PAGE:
My initial idea began in 2014 as a different short story, but I decided to draw it and start plotting out a webcomic series in early 2017, before beginning it in December of 2018. So depending on how you look at it, it took either 18 months, or it took 4 years.

What was the biggest hurdle you faced during the course of making of your comic? If you could go back in time to the point where you just started making it and give yourself a pep talk, what would you say?
This is actually a hurdle I’m still feeling the consequences of now, and that was to write an exact script. I used to write as I went, in terms of dialogue, and pretty fast I ended up either restating things over and over, writing myself into a corner, or just having trouble making it interesting. This is especially tricky because I’m still in the early stages and if it gets messy early on, I’ll probably lose a lot of people.

What is your favorite part about working on your comic?
I love to develop characters, fleshing them out more and in one case, turning them from an unlikable dolt into literally my favorite character. It’s almost like playing a Sims game, only I know exactly what they’re thinking. I also like to plant seeds of development early on, similar to foreshadowing, way before characters are even introduced.

What is the most difficult part about working on your comic? How do you overcome it?
The most difficult part of my comic is establishing personalities in my characters that don’t conflict with others. By that I mean I want each character to feel original and not too much like another character in the comic, but I also want to avoid giving each character only one personality trait to avoid flanderization (i.e. making “the scared character, the strict character, etc”). It’s hard because I have a lot of characters in the works, and I’ve managed to overcome some.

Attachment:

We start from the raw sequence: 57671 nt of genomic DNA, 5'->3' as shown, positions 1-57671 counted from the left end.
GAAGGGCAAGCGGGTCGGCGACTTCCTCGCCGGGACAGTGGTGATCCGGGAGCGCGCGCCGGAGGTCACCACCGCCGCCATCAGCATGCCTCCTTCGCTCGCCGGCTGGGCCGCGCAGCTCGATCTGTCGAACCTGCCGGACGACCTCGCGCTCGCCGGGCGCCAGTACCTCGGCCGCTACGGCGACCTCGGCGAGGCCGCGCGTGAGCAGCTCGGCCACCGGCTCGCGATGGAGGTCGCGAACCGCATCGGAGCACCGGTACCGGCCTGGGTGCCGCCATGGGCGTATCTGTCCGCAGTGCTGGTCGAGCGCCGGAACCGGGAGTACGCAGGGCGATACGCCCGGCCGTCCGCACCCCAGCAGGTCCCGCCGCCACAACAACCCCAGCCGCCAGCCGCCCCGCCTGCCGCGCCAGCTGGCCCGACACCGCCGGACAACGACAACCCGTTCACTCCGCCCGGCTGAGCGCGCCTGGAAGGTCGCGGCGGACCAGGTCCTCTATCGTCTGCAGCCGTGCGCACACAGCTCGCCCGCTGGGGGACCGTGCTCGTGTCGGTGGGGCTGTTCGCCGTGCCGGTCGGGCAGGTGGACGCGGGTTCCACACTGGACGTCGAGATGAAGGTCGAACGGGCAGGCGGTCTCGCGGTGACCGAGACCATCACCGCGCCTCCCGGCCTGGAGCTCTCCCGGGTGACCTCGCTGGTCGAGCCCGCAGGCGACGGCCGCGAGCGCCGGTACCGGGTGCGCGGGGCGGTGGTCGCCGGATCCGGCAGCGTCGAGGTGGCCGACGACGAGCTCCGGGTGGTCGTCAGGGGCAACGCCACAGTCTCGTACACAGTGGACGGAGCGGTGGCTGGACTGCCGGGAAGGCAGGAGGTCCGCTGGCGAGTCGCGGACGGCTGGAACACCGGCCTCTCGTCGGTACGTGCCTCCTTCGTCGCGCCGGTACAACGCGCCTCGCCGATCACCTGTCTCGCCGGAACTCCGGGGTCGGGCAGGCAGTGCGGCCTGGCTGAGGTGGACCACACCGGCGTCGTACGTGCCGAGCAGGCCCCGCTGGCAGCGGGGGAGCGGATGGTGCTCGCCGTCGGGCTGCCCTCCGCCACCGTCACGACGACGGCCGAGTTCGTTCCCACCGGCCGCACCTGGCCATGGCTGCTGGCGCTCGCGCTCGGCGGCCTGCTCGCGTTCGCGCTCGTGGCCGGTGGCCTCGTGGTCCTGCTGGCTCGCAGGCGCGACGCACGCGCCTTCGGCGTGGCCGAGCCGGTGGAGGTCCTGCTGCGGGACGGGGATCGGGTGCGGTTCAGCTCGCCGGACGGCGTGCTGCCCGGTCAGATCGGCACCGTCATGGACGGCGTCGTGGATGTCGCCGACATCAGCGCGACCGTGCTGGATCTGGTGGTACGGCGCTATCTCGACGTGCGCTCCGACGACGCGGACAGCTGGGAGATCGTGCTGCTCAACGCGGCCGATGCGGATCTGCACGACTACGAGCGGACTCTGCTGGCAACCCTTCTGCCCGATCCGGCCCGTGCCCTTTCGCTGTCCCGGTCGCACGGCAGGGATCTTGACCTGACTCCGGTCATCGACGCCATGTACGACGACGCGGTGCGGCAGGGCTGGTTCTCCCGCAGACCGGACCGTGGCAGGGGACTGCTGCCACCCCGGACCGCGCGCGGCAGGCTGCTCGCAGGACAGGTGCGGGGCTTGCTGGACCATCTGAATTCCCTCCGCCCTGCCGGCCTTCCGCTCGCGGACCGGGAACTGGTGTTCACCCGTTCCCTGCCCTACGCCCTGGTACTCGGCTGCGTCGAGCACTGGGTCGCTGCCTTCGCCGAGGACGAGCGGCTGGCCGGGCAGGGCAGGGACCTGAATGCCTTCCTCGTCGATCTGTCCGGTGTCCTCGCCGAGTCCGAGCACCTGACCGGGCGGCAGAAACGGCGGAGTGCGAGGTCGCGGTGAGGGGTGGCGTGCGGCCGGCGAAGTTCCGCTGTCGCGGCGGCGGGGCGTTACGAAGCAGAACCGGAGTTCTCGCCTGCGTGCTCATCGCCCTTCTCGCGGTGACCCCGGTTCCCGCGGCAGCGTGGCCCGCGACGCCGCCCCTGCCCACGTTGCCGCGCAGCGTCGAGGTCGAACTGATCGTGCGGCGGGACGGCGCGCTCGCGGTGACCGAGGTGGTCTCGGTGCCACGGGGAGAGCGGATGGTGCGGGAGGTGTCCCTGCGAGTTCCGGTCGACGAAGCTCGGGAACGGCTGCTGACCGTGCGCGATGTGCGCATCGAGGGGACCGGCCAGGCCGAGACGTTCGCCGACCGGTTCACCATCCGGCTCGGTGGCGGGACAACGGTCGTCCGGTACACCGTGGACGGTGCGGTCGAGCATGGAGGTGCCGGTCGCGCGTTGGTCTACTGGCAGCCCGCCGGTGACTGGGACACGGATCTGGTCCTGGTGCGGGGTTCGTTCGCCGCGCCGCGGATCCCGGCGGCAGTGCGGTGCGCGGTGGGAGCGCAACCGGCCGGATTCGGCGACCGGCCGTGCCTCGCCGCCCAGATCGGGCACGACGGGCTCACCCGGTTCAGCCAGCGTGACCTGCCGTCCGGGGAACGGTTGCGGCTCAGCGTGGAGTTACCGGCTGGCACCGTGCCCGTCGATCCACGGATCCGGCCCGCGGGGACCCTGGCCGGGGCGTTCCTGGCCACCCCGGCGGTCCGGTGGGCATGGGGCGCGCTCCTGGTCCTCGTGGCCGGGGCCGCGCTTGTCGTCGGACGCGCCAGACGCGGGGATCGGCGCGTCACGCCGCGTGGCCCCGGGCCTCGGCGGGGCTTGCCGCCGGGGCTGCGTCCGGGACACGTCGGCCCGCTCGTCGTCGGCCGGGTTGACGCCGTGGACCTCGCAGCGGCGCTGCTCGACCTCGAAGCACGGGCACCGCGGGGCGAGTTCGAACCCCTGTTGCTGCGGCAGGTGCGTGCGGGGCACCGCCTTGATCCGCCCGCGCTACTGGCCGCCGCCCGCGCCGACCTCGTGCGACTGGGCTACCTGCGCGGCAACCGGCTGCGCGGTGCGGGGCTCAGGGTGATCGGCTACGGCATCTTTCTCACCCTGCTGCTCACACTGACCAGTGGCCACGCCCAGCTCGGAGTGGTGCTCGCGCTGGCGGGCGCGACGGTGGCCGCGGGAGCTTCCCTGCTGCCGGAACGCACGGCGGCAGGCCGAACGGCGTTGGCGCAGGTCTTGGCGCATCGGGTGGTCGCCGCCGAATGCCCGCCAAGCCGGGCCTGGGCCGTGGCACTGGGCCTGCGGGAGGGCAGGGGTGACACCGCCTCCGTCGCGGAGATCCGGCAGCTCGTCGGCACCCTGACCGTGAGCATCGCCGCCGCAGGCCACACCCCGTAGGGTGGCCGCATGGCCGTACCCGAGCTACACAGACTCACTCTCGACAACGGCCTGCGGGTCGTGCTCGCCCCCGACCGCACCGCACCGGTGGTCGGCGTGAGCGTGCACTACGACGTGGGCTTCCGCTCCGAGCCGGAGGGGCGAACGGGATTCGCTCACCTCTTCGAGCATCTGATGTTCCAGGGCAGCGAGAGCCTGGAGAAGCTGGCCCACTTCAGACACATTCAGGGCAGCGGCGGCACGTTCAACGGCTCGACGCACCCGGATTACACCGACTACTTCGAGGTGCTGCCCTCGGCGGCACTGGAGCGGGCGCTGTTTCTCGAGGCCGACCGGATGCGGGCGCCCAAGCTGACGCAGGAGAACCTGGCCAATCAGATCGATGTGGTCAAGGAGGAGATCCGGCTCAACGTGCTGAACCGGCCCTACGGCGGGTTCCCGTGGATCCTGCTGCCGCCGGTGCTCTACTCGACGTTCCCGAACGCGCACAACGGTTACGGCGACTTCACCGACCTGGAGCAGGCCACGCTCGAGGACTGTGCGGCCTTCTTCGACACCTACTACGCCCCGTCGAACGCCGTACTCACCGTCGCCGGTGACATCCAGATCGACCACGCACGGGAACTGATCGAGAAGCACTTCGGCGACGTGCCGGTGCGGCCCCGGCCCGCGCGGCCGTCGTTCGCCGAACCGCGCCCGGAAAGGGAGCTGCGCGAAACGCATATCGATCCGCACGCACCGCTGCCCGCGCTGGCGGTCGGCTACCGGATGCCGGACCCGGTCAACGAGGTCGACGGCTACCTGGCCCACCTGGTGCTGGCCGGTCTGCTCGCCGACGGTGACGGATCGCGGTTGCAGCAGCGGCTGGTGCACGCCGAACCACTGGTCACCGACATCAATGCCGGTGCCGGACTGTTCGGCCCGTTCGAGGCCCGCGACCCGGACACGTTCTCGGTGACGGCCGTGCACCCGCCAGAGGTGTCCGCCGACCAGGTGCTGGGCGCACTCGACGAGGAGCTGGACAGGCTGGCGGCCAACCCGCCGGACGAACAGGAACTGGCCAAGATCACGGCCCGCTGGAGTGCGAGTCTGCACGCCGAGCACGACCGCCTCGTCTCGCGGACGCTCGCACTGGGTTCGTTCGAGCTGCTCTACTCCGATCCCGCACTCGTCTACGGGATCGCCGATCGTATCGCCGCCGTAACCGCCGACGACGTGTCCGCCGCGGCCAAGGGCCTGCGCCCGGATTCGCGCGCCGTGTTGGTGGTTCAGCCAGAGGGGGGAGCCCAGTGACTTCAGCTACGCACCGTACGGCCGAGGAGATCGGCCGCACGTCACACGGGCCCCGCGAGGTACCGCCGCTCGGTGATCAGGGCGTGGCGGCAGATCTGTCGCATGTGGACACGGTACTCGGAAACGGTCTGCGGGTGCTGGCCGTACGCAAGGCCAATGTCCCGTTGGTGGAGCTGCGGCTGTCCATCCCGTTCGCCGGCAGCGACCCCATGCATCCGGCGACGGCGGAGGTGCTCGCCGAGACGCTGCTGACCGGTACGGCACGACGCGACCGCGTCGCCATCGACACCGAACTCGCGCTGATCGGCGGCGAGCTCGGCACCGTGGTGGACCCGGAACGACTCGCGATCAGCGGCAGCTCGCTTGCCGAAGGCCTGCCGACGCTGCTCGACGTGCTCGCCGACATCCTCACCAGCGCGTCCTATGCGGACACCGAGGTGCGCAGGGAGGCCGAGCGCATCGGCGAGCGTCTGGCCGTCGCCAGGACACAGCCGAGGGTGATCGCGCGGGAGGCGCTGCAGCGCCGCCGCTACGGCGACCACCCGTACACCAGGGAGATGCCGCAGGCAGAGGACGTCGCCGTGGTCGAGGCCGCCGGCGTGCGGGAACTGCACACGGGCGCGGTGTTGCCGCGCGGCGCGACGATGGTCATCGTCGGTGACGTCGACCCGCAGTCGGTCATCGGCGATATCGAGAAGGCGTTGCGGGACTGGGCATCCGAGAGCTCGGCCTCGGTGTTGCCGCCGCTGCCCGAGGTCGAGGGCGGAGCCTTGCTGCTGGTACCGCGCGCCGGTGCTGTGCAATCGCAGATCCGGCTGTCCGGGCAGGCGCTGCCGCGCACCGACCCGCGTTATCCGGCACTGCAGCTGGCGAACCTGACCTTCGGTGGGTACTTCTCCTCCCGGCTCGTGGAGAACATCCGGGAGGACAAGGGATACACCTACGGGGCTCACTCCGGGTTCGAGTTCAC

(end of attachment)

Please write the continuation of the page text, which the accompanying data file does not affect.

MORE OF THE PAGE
Calico is the example I’ll use. I wanted her to be generally uninterested and monotonous, like a cat, but I didn’t want that to be all there is to her. So I decided to make her curious as well, and unlike Else whose main thing is curiosity, Calico hides it. I also added some sassiness which makes her appear like she just doesn’t care about anyone, unlike Bea’s attitude which shows up because she cares too much about something.

Do you have a favorite character to write for? If so, why? Tell us more about them!
I do, as mentioned Calico is my favorite character to write. Overall she’s my favorite character in general, with her no-chill attitude and questionable motives, and she just has so much potential to turn the plot on its head just by being on a panel. She used to be my least favorite character as well, only supposed to appear once, and now she’s my wildcard character.

Which character gives you the most difficulty to write for?
As of answering this question, Beatrice is the hardest to write for. There are others harder, but none of them have shown up in the comic yet. As for Beatrice, it’shard to decide when to make her a doting sister, or an emotional troublemaker, especially because the crux of her personality is finding a balance between the two.

Do you have a favorite character to draw?
My favorite character to draw is again Beatrice, simply because of how fun and easy she is to draw. She also differs from my characters in her eyes, making her look really expressive. And while she doesn’t have my favorite design, she has a design that works.

Which character gives you the most difficulty to draw?
The character I currently have the most trouble drawing is Else, the protagonist. My main issue I have is trying to have her stay on model compared to previous panels, especially her hair. I sidestep this by reusing the sketch layer and changing it a little, but it shows sometimes. She’s the only character I’ve drawn from all angles, and EVERY ONE gives me hair troubles.

Where can we find you?
My comic can be found here:
I also have a Twitter:
And a YouTube, whenever I upload:

Anything else you want the people to know about yourself or your comic?
Stigma Chronicle was originally meant to adapt several seasons of a cartoon I wanted to make into a webcomic, so it might be a bit long. But that just means it won’t be going anywhere any time soon, so I hope you’ll enjoy what I have to offer!

Have you read Stigma Chronicle yet? Let us know what you think in the comments! Or, hey, go to the creator’s site and show some love ?